Government implosion over PM’s PPL signature policy


HOST: The Shadow Minister for Early Childhood Kate Ellis joins us now from Adelaide. Kate Ellis, your reaction, essentially the Prime Minister a back down on his paid parental peave scheme. But surely a win as far as child care is concerned?

KATE ELLIS, SHADOW MINISTER FOR EARLY CHILDHOOD: Well we certainly hope so. It remains to be seen what the Government's intentions are with child care. I mean, if the Prime Minister is serious today about giving greater support to child care, he could do one simple thing and that is say that he will reverse the billion dollars in cuts that his Government have already announced just to the child care sector.

But on the paid parental leave scheme, well certainly I think it's a good thing that the Prime Minister has belatedly acknowledged what the rest of Australia has known for years and that is that this paid parental leave scheme is an unaffordable dud.

HOST: We didn't get detail today from the Prime Minister but of course flagging changes. Do you think that was the right thing to do, to give mothers and the general public assurance that there will be changes but we just don't know what exactly yet?

ELLIS: I think we are waiting eagerly to see the details. The Prime Minister and the Government have had the Productivity Commission's inquiry into child care; they have had the final report for several weeks now. We want that to be released. We think that Australia deserves to have a discussion about our child care sector. But also I mean the Prime Minister can, he doesn't have to release all the details today, but he can confirm he is acknowledging his Government got it wrong and they are putting back the billion dollars in cuts to child care.

It's one example of how absurd this situation is. This morning we read that the Prime Minister is looking to potentially divert more funds to child care and particularly Family Day Care. This is the very same Government that have just announced $157 million in cuts to Family Day Care. They are making it up as they go along. I think today's announcements really just show how much strife this Prime Minister is in with his own colleagues, that he is scrambling with anything to try and get his backbenchers' support.

HOST: Kate Ellis, should you have control of the Government's purse strings, how would you direct that money into child care? Specifically where would it go?

ELLIS: First of all we would obviously want to support those sectors which have been hit hard by the Government. We have seen Out of School Hours Care has been really hit hard by cuts from the Government. The Family Day Care sector has been hit by big cuts, and many Family Day Carers are now questioning whether they can continue in the sector. So there is no question that we need reform in the child care sector.

We need to undo the damage that this Government has already done and we need to make sure we work with parents. I would say the first step is let's release the Productivity Commission's inquiry and have a genuine debate about those findings and make sure that we are looking for real solutions, not just political solutions for a Prime Minister that is in all sorts of strife internally, and (is) trying to cover for his Treasurer's disastrous Budget mess.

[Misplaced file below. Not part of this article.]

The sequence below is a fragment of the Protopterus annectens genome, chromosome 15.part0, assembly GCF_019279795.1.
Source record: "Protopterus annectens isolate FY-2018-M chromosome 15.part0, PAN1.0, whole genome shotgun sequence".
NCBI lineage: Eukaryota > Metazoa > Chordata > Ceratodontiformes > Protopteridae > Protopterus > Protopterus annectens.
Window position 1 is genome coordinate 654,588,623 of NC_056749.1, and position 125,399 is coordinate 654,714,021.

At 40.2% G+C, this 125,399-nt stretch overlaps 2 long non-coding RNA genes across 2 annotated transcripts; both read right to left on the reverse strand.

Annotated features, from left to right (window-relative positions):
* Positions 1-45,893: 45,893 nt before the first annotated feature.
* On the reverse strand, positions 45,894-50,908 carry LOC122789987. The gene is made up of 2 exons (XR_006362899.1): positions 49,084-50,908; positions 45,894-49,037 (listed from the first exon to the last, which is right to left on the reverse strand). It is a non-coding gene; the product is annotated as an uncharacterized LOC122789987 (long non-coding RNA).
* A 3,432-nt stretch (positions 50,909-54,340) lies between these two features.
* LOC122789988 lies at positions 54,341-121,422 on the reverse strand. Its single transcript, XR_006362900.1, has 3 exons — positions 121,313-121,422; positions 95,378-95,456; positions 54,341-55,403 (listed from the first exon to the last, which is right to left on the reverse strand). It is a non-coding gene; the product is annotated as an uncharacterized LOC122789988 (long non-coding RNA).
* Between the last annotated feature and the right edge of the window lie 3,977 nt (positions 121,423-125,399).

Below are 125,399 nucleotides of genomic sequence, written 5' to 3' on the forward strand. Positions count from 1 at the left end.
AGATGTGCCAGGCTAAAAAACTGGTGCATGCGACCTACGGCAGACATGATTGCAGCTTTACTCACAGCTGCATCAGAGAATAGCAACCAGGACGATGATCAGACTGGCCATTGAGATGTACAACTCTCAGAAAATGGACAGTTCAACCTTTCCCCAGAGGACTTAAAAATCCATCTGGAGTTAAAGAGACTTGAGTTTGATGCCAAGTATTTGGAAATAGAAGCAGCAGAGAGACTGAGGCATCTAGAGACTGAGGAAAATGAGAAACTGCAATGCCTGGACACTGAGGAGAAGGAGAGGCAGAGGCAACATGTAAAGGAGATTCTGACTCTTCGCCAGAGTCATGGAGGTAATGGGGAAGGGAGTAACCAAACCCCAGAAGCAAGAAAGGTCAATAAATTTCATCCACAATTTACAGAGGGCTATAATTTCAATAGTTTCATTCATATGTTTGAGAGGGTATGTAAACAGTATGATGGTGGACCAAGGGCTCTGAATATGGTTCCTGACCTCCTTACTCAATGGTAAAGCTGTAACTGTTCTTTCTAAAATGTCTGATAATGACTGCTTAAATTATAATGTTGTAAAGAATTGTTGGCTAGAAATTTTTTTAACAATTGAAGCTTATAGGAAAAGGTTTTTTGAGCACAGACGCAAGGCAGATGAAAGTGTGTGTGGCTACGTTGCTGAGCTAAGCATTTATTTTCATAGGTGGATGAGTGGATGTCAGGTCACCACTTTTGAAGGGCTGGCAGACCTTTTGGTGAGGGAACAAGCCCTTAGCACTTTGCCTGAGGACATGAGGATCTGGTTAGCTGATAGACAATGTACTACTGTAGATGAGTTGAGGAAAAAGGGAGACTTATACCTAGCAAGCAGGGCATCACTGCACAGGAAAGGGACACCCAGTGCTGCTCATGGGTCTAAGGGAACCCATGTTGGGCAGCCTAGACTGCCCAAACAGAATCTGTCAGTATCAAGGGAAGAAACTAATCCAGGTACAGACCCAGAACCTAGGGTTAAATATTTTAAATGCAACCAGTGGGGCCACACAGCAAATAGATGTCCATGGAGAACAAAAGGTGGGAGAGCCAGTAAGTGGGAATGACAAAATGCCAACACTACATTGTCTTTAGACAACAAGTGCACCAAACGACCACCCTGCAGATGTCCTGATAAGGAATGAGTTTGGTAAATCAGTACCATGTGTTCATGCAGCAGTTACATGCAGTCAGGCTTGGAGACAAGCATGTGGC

HOST: Kate Ellis, the Government potentially opening up another avenue for child care workers with word that there could be rebates for nannies?

ELLIS: Well, again, we don't know. I suspect the Government don't even know what it is that they're thinking. Again, if they are serious about helping working families, the first thing that they will do is reverse their child care cuts, and they can also look at dropping their GP Tax while they are at it, and a number of other attacks on families. We will have a look at those details.

What we do know though is what we've said all along: the moment that this Government announced their Productivity Commission inquiry, they were kidding themselves and kidding the Australian people by claiming they would make child care more affordable, more accessible, more flexible, available through nannies and of great quality without providing any additional funding. Anyone knows that was never going to work. So the question now is will they provide more additional funding than the billion dollars they have already cut out?

HOST: Do you acknowledge though that a rebate for nannies would be good policy?

ELLIS: Look, I think there are many unanswered questions. Obviously you would need to look at how a Government can regulate care within the home. At the moment there is no national system to regulate nannies. The other thing is we have been moving to recognise that there is a reason why these early childhood services are funded out of the education budget - and that is because there is a focus on quality, and there is a focus on the best interests of the child, and recognising how important those first five years of a child's life are. We certainly wouldn't want to see the reforms that have been made to quality care go backwards in any way. We need to make sure that we are focusing on qualified staff, in regulated environments, who are giving our children the very best start in life. That's the reason they are being supported through the Government's education Budget.

HOST: Shadow Minister for Early Childhood, Kate Ellis in Adelaide, thank you for joining us.

ELLIS: Thank you.